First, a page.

5. Monica, thank you so much for joining us! I am a humongous fan of all you do... the farmer's market, t'afia, all of it. I appreciate that you get out and touch your clientele directly, not hiding in the kitchen, and that they feel like they are getting to know you by watching you work with food. I also thank you for you description of Naxos. I was there just a year and a half ago, and your description brought back so many memories. I can't tell you if Ellie's is still there... there are so many restaurants there on the waterfront and just behind up into the Castro. It was there that we f
  6. Yes, it is, and they now have market on Wednesdays from 4-7PM as well as on Saturday mornings. I went by last Wednesday, it was quiet, but they had AWESOME tomatoes (I tried a variety called Cherokee Purple, I think, and it was wonderful - almost smoky tasting), fresh berries (way expensive at $4 for a half-pint, but very plump and tasty) and some excellent Texas peaches (I am hard to please on peaches, being from Georgia, but these were great!) I meant to go on Saturday but didn't make it, which is scandalous since I live less than a mile away. They have music on Saturdays, too, which is f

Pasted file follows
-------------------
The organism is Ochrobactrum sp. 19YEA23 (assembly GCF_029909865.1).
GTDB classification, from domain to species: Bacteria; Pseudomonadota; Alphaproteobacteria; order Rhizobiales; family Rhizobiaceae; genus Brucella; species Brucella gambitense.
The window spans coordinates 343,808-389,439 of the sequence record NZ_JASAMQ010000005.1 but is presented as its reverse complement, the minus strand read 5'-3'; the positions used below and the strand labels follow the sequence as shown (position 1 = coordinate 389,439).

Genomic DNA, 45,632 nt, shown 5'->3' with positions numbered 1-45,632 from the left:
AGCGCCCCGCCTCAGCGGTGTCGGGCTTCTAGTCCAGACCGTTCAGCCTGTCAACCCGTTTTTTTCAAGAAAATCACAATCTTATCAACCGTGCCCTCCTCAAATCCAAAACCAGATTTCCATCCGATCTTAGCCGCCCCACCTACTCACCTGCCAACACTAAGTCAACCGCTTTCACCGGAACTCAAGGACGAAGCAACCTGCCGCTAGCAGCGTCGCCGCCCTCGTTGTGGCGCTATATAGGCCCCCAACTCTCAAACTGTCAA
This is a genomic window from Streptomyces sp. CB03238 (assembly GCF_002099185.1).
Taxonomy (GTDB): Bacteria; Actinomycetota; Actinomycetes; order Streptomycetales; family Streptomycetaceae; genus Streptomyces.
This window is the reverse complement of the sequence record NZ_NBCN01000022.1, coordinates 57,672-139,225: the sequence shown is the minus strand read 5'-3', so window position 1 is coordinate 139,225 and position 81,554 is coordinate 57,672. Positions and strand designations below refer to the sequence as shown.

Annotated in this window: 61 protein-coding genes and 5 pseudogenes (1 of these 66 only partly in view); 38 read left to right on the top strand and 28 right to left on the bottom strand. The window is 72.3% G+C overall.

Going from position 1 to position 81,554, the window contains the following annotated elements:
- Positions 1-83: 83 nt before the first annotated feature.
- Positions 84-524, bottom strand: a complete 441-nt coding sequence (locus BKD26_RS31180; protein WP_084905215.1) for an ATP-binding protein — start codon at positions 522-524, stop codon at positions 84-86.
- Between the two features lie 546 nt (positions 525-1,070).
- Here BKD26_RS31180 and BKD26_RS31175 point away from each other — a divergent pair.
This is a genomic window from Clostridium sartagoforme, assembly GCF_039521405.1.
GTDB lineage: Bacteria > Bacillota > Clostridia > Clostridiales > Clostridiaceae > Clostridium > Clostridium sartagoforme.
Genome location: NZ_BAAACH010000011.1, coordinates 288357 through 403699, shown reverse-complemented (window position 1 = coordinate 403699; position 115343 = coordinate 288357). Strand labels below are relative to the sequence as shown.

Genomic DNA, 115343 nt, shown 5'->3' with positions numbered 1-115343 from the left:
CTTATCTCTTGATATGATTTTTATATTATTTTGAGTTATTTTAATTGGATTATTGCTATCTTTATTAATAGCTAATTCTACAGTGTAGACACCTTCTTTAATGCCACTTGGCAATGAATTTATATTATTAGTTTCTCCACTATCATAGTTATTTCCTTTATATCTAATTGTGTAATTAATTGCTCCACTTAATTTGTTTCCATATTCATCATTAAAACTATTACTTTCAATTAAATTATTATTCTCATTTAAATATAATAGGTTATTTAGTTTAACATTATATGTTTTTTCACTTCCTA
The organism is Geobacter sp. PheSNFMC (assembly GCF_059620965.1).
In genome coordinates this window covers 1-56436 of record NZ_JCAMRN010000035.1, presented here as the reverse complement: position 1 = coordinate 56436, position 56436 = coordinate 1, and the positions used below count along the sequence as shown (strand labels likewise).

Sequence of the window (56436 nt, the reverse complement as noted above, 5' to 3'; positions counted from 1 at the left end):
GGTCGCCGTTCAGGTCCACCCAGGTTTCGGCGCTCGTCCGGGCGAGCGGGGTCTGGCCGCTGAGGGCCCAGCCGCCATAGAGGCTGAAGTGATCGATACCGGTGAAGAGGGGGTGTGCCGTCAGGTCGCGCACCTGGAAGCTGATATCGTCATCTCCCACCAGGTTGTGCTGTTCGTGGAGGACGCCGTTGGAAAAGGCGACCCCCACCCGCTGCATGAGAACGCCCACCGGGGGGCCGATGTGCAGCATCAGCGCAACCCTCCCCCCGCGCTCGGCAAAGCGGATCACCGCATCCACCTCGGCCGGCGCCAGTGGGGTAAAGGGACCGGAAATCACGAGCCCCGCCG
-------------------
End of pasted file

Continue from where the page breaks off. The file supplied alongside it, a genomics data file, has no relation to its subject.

7. Hi Anna! I am excited to try your ginger cookies! I love that they have cayenne in them, I think that will add a great bite. How do you think they will work as smaller cookies? I can't be trusted around gigantic cookies because I hate leaving anything behind - it's easier for me to eat 1 small cookie and stop there than eat 1/2 of a large cookie and no more... KWIM?
  8. Kristin and Anna, thank you so much for the continued description of the class, and thank you Dana for the additional suggestions! I am going to keep an eye out for that cookbook. It doesn't look like Rebecca is scheduled to come to Central Market in Houston in the near future, but I will keep checking for her classes. Thanks again!
  9. oooh, Anna, those look great! I will have to check out that book. Was this a hands-on class, or more of a demonstration? Off to check out CM's site to see if she's coming to Houston...
  10. Yes! Please post it in RecipeGullet and link it here. ← Texas Sheet Cake Oh, gosh, I hope I did it right! I went ahead and posted the entire recipe (with edited directions, in an attempt to appease the RecipeGullet gods). Please let me know if I did it incorrectly; it was my first RG entry!